Cargolux eyes partnerships with belly carriers in bid for new ACMI business
Cargolux is looking for belly carrier customers to develop a long-term ACMI business for its freighters. Under ...
Market rates for the outsize AN-124 freighter aircraft look set to increase, following a court decision to ground two operated by Polet Airlines.
Last week, according to Russian media reports, the Moscow Arbitration Court ruled that Polet Airlines must cease operating its two AN-124s, which were financed via Ilyushin Finance Co (IFC) and two companies owned by former billionaire Alexander Lebedev.
Mr Lebedev’s two companies petitioned the court on 6 February, claiming non-payment of leases on the aircraft and a total debt of some $9m.
Despite the ruling, however, Mr Lebedev told Interfax he believed the aircraft were still operating. One is said to have left Moscow for Germany, while the whereabouts of the other is unknown.
Polet Airlines said in a statement: “Polet Airlines is taking measures to cancel the latest Moscow Arbitration Court decision
to ground AN-124-100. The appeal from Polet has been sent to the court. No further information is available at the moment.”
Polet has four of the aircraft type on its books, but reports in Kommersant last year indicated that the carrier returned two to IFC to pay off debts.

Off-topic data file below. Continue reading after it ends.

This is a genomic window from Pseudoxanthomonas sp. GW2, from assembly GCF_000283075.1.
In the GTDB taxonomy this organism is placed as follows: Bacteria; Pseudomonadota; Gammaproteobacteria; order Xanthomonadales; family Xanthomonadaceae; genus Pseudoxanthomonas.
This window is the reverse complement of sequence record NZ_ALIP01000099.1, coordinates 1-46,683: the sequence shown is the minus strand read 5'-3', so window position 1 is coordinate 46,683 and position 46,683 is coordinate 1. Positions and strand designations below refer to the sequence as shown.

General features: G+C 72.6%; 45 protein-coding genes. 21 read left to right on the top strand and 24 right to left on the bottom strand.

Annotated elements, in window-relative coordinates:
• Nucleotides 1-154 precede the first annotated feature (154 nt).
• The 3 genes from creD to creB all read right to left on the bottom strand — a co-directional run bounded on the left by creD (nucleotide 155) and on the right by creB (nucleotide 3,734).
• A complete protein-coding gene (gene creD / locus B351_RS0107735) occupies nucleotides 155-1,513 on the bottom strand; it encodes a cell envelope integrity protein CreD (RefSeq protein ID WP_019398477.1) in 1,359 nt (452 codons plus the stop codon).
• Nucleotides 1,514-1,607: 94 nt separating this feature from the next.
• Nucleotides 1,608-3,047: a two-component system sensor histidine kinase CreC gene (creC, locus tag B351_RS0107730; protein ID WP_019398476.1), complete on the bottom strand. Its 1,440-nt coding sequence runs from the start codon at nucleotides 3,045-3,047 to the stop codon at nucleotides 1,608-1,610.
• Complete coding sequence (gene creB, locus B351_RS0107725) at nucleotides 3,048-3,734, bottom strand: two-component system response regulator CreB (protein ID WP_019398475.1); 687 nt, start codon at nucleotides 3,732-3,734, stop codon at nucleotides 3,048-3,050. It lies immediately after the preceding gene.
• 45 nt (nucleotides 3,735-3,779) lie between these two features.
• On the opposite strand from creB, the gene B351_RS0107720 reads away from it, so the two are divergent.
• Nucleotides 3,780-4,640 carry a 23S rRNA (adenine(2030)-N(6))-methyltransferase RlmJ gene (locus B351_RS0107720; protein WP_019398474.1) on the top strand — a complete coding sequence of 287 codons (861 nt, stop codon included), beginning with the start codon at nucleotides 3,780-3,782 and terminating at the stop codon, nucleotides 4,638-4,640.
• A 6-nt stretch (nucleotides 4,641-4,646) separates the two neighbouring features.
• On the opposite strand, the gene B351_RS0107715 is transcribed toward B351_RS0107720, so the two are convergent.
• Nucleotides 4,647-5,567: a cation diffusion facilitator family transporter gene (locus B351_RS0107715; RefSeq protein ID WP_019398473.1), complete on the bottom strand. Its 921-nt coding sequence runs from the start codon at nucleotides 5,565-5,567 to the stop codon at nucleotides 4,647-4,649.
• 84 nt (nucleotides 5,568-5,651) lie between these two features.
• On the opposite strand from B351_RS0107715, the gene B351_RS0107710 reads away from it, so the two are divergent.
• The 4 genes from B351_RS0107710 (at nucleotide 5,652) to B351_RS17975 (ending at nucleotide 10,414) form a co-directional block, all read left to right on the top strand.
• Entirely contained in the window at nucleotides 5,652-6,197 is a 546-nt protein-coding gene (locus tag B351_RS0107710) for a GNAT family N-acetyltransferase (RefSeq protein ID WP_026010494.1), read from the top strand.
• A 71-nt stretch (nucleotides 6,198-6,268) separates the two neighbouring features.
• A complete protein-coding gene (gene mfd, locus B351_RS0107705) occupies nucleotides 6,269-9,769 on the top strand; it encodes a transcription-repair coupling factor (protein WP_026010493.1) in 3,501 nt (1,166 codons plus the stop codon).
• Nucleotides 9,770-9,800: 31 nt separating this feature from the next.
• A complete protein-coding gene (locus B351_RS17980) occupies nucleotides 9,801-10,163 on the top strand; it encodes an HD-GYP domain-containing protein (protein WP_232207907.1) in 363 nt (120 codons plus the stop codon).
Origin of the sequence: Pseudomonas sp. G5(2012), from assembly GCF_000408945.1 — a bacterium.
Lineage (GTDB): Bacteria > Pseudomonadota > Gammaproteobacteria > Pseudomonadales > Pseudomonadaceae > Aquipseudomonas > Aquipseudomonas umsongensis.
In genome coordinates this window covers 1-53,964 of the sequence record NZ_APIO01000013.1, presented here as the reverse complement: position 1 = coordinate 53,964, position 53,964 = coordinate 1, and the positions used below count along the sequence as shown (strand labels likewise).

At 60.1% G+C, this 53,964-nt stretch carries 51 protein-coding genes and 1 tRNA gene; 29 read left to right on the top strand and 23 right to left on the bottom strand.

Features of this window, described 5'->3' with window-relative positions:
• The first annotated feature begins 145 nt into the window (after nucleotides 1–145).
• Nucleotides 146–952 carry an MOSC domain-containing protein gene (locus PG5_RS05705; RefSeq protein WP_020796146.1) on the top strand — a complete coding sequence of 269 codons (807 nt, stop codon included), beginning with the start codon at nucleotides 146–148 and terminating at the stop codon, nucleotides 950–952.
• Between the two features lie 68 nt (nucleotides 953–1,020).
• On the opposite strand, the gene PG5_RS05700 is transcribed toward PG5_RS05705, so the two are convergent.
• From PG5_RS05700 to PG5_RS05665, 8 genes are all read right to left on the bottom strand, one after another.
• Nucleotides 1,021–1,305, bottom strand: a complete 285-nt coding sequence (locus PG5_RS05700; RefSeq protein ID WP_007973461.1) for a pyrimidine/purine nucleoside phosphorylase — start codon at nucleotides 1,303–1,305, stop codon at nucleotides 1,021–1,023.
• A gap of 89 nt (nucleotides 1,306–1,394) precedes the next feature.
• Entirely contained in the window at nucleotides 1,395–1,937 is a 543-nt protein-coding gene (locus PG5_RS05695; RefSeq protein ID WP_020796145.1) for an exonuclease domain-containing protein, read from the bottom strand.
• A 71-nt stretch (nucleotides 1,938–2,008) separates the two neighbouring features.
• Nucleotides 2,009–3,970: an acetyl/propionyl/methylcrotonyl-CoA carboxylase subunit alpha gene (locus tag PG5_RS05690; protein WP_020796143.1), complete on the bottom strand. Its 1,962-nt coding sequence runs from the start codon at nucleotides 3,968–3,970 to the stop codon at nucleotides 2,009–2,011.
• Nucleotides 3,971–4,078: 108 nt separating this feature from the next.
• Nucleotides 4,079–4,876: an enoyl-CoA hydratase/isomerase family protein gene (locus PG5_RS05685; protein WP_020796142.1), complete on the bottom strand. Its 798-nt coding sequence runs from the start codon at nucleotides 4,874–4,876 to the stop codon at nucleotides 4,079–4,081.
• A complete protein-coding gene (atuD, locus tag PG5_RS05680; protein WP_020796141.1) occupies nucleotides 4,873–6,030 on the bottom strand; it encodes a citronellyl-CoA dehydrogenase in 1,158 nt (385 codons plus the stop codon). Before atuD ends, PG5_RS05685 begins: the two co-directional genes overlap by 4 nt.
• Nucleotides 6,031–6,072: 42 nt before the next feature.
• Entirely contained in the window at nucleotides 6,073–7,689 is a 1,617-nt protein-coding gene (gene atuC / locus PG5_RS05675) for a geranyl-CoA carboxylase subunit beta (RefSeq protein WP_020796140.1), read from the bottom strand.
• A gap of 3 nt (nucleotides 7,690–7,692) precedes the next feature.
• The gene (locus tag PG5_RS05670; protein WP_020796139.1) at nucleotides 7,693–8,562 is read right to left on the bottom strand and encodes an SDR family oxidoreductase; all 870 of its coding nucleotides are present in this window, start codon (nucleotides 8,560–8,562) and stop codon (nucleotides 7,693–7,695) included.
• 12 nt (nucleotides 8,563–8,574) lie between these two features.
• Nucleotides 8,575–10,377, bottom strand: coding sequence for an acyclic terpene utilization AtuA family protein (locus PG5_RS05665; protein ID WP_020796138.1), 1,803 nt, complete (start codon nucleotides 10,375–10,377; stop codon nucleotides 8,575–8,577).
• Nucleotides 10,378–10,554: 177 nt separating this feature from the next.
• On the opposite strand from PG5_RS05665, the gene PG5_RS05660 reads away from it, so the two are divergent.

Concise Aerospace then reported that Mr Lebedev, who last year dropped out of the world’s list of billionaires and was reported to be selling assets, swapped his 25.8% stake in IFC for two AN-124s, believed to be those operated by Polet. Flight tracking companies say their whereabouts are also unknown.
Polet, which is said to have a good reputation among customers, struggled financially last year, according to the Russian press. One source suggested the introduction of Il-96 aircraft into its fleet in 2009 was likely to have seriously affected its chance of profitability.
“It’s very hard to make the numbers work on the IL-96s, as the operating costs are very high.”
Polet told customers last May it was no longer operating its three IL-96-400Ts, but would continue AN-124 operations. This no longer appears to be the case.
“As far as customers go, the more AN-124s that are flying, the better,” said one source. “When one outfit [Ruslan] controls 90% of the market, the prices are going to go through the roof.”
Two sources familiar with the Russian market indicated that Volga Dnepr, the major operator of AN-124s, would be keen to take on the missing aircraft.
The AN-124 market has suffered over the past year from lack of demand by the military and weak bank investment, which has stalled or prevented major projects from going ahead.
According to unpublished US Department of Defense (DoD) figures seen by The Loadstar last year, Polet won some $12m in US military business, while Volga Dnepr saw $170m in revenues in 2012 and just $22m up to September last year. This is likely to be slashed again this year: in June DoD officials said the commercial spend would decrease from $2bn in 2012 to $700m in 2015.
Meanwhile, local media is reporting a flurry of cargo activity in the CIS region.
Kazakhstan’s SCAT Airlines, which operates regionally, is building a new cargo terminal at its Taraz airport, to be completed this year, and has indicated that it will start a cargo airline. It currently operates 18 western-built aircraft, including four 757s and six 737s, as well as 24 Russian frames, including 23 AN24s.
Air cargo volumes in Kazakhstan last year grew 22.6%, but are still below 2011 levels. In Tajikistan, Dushanbe International Airport has also announced plans for a new cargo terminal.